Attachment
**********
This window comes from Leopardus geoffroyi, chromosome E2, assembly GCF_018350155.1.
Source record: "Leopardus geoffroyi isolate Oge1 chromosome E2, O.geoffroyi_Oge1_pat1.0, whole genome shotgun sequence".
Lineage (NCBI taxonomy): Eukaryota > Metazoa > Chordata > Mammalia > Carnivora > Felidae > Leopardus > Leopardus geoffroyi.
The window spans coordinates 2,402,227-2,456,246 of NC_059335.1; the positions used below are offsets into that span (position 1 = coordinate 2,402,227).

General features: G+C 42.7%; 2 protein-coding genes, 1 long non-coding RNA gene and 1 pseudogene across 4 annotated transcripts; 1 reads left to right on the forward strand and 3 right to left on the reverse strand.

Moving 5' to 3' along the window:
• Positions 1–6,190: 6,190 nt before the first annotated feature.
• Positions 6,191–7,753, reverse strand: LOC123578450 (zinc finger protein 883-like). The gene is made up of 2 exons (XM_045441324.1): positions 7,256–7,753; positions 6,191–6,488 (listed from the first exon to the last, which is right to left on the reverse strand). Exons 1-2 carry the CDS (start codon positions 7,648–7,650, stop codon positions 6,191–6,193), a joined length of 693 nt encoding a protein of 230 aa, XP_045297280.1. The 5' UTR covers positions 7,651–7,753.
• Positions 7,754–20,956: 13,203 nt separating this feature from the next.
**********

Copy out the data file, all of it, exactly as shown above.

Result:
This window comes from Leopardus geoffroyi, chromosome E2, assembly GCF_018350155.1.
Source record: "Leopardus geoffroyi isolate Oge1 chromosome E2, O.geoffroyi_Oge1_pat1.0, whole genome shotgun sequence".
Lineage (NCBI taxonomy): Eukaryota > Metazoa > Chordata > Mammalia > Carnivora > Felidae > Leopardus > Leopardus geoffroyi.
The window spans coordinates 2,402,227-2,456,246 of NC_059335.1; the positions used below are offsets into that span (position 1 = coordinate 2,402,227).

General features: G+C 42.7%; 2 protein-coding genes, 1 long non-coding RNA gene and 1 pseudogene across 4 annotated transcripts; 1 reads left to right on the forward strand and 3 right to left on the reverse strand.

Moving 5' to 3' along the window:
• Positions 1–6,190: 6,190 nt before the first annotated feature.
• Positions 6,191–7,753, reverse strand: LOC123578450 (zinc finger protein 883-like). The gene is made up of 2 exons (XM_045441324.1): positions 7,256–7,753; positions 6,191–6,488 (listed from the first exon to the last, which is right to left on the reverse strand). Exons 1-2 carry the CDS (start codon positions 7,648–7,650, stop codon positions 6,191–6,193), a joined length of 693 nt encoding a protein of 230 aa, XP_045297280.1. The 5' UTR covers positions 7,651–7,753.
• Positions 7,754–20,956: 13,203 nt separating this feature from the next.